According to Wikipedia, it represents the percentage of visitors who enter the site and then leave (“bounce”) rather than continuing to view other pages within the same site.
Why should you measure bounce?
Bounce rates tend to be high. Morra Aarons-Mele, in a Mashable article on bounce rate metrics, says: “An average bounce rate is about 50%.”
Aarons-Mele encourages retailers to “use social media content to engage people, and keep them informed and entertained.” But when you really need to reach them — use email and social media.
This way, you can get your content out to people without having to rely on them coming to your site of their own volition, and probably ‘bouncing’ off. Taking into a holistic context with Engagement and Reach, it’s important to measure social bounce rate to understand what, if any, of your social content is keeping visitors on your site.
How do you track bounce rates?
Bounce rate metrics are calculated in a simple equation:
The number of visitors who bounce off of a website after visiting a page, divided by the total number of visitors to your website.
As an example, if 70 visitors come to the site from social content and leave without traveling anywhere, and you’ve had a total of 200 visitors, your bounce rate would be 35%.
Bounce rates can be found in Google Analytics:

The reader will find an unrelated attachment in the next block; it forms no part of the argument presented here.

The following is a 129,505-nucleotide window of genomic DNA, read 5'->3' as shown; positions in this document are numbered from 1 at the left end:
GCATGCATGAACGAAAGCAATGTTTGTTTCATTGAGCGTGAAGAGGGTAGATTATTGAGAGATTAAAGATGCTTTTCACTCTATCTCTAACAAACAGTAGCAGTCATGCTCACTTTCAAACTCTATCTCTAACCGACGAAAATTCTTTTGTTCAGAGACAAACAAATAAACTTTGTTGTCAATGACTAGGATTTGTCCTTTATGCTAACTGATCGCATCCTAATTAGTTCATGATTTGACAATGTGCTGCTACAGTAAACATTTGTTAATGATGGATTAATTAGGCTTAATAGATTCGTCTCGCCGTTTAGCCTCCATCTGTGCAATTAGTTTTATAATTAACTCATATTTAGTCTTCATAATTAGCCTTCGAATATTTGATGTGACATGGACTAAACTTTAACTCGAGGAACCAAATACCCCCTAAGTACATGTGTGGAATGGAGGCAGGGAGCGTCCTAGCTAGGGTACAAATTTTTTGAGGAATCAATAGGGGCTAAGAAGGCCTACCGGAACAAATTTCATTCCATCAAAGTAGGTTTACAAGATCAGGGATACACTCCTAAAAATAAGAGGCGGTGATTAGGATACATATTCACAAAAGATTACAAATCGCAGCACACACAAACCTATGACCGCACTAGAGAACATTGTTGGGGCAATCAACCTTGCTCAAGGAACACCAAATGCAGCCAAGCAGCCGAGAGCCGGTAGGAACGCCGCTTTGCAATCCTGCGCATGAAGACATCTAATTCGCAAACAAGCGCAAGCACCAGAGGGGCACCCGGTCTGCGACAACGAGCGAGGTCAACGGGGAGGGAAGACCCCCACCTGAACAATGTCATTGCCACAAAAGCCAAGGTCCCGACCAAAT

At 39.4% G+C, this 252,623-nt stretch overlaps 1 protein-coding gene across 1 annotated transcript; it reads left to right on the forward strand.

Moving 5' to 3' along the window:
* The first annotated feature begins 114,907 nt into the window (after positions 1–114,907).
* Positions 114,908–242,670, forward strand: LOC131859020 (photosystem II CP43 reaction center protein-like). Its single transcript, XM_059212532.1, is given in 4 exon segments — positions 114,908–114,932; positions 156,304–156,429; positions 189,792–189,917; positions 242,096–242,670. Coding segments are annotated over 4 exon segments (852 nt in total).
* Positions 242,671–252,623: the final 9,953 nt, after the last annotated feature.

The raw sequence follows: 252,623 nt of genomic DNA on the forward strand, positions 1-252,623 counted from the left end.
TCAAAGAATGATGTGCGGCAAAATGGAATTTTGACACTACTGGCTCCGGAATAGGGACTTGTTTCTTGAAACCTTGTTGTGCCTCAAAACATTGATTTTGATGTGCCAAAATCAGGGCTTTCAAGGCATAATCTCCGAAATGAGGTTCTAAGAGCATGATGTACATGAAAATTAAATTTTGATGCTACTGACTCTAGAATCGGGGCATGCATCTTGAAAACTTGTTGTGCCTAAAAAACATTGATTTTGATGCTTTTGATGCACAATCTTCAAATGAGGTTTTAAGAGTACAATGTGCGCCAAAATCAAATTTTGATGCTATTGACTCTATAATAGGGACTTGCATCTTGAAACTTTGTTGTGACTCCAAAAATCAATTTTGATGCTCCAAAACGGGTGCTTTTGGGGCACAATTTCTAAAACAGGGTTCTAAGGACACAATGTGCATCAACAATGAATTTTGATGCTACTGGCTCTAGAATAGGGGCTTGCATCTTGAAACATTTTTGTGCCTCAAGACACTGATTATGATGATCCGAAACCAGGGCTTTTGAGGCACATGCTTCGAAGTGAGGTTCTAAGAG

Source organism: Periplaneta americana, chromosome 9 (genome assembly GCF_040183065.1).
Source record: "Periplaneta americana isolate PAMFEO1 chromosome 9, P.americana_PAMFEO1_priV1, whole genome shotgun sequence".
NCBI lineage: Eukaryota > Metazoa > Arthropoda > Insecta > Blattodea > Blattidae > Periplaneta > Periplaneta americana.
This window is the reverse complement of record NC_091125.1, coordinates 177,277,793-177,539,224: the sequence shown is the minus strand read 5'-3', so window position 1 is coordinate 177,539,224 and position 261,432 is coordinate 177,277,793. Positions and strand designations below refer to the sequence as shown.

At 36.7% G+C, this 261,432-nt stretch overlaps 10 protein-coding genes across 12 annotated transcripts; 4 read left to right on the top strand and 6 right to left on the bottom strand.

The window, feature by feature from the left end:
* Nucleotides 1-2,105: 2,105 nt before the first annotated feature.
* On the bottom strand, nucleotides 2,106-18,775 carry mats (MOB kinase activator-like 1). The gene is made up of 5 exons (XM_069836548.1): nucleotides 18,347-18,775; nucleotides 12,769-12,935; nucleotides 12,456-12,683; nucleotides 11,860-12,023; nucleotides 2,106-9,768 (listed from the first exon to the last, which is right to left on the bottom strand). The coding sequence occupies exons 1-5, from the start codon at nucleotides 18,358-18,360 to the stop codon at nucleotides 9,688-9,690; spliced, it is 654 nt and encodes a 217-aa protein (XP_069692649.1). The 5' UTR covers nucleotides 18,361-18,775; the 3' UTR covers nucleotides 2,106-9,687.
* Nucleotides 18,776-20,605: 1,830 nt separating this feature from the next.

- Select “Acquisition”, then “All Traffic” and then “All Channels”.
- Then select “Comparison” on the bottom on the right.
- Filter by “Bounce Rate” to see which social channels are above or below your average bounce rate.
- You can also go to “Acquisition” then select “Source/Medium” to see an overall view of bounce rates across social networks.
For a more comprehensive look at real-time site data, Chartbeat, can help you get a handle on your digital marketing as well as how visitors are engaging with your website and its Offsite Social feature can tell you what social content is the most engaging.
Click-Through-Rate or CTR is the social metric that shows how many people click on your social content and arrive at the landing page on your website. As a retailer running paid social campaigns, you’ll want to ensure that your ads point to relevant landing pages to increase conversion.
Why should you measure CTR?
As an eCommerce retailer, monitoring your CTR is imperative. CTR is a metric tied directly to your overall content strategy. If your content is engaging, relevant, and of high-value, your Click-Through-Rate will be high and, ultimately, so will your conversion.
If you are running paid social campaigns, social ads with higher CTR tend to get more impressions and better placement across networks and at a lower cost per click. It can pay-off to get a handle on your CTR and work to create high-value content.
How do you measure CTR?
The equation for calculating Click-Through-Rate is the number of total clicks, divided by the number of total impressions, multiplied by 100.